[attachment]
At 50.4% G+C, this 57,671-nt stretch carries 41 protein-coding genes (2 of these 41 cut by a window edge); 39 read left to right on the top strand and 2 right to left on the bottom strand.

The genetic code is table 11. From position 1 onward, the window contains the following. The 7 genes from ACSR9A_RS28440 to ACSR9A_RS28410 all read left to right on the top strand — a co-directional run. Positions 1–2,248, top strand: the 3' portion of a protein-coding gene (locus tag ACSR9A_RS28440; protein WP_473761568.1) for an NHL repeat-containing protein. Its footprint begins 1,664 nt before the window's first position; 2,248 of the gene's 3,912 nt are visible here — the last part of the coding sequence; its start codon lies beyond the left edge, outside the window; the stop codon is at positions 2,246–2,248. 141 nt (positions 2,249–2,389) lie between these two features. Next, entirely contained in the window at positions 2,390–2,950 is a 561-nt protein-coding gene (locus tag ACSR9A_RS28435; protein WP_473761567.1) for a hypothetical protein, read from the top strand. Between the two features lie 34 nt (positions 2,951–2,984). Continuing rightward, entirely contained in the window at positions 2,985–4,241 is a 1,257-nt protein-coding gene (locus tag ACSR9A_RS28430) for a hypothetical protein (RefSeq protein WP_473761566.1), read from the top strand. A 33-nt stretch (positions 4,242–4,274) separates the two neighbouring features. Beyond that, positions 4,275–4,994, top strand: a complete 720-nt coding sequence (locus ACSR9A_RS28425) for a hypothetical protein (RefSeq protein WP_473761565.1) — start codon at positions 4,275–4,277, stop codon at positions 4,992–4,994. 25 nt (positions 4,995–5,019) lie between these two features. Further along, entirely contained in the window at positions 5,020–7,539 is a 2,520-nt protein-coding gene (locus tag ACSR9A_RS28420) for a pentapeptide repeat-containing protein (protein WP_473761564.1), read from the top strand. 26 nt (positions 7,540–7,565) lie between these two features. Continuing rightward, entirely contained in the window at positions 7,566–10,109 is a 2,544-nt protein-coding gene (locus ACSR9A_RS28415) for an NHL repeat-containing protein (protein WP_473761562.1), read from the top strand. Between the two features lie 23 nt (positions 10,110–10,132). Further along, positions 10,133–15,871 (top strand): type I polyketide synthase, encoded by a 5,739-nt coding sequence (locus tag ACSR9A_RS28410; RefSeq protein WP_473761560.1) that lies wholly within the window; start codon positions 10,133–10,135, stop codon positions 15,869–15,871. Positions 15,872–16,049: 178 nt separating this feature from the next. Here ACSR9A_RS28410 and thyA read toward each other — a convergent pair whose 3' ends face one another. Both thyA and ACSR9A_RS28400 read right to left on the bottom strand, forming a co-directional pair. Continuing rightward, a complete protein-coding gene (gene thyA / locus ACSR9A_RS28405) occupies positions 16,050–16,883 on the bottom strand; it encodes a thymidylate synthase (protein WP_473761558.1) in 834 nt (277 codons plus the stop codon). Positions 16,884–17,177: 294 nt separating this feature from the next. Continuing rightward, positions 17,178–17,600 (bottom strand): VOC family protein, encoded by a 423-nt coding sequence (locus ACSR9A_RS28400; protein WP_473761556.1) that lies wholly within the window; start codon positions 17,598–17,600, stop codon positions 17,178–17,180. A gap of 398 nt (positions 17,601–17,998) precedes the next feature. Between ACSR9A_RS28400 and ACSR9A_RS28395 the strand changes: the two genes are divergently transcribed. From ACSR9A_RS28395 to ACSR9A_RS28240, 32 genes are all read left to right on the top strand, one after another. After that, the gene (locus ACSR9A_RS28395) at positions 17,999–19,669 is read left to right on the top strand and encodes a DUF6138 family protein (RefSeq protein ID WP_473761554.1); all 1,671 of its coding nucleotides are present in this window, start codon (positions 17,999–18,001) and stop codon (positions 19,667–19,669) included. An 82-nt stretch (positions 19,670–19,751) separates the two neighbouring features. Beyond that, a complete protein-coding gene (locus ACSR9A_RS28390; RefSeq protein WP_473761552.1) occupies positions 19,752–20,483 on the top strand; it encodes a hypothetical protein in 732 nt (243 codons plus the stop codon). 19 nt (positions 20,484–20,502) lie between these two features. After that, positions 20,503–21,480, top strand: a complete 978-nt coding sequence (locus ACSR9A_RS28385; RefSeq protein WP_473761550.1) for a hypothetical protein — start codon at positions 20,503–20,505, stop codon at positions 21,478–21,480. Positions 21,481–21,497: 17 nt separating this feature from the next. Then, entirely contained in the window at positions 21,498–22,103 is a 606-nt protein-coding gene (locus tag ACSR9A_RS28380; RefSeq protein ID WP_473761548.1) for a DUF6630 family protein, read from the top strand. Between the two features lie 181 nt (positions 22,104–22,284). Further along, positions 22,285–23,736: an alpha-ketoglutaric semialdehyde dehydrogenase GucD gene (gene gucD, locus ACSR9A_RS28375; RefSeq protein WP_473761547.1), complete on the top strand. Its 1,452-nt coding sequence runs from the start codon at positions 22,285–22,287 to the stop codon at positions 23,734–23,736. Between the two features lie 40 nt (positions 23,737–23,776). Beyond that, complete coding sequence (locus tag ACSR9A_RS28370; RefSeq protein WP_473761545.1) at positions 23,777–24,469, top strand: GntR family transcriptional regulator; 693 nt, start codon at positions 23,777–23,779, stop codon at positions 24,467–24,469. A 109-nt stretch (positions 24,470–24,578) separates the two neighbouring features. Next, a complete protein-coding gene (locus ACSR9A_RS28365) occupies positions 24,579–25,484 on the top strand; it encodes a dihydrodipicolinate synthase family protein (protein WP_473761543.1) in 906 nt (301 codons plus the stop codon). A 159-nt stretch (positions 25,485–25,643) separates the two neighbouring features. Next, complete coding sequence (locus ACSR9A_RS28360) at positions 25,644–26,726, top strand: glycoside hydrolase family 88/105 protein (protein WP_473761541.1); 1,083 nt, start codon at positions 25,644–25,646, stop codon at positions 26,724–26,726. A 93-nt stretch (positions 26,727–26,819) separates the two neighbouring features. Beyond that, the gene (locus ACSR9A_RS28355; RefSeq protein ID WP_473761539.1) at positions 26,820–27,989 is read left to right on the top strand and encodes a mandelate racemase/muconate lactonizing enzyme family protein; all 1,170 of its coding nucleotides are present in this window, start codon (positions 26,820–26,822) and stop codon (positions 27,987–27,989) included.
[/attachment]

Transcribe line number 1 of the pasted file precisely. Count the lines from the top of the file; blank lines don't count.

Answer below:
At 50.4% G+C, this 57,671-nt stretch carries 41 protein-coding genes (2 of these 41 cut by a window edge); 39 read left to right on the top strand and 2 right to left on the bottom strand.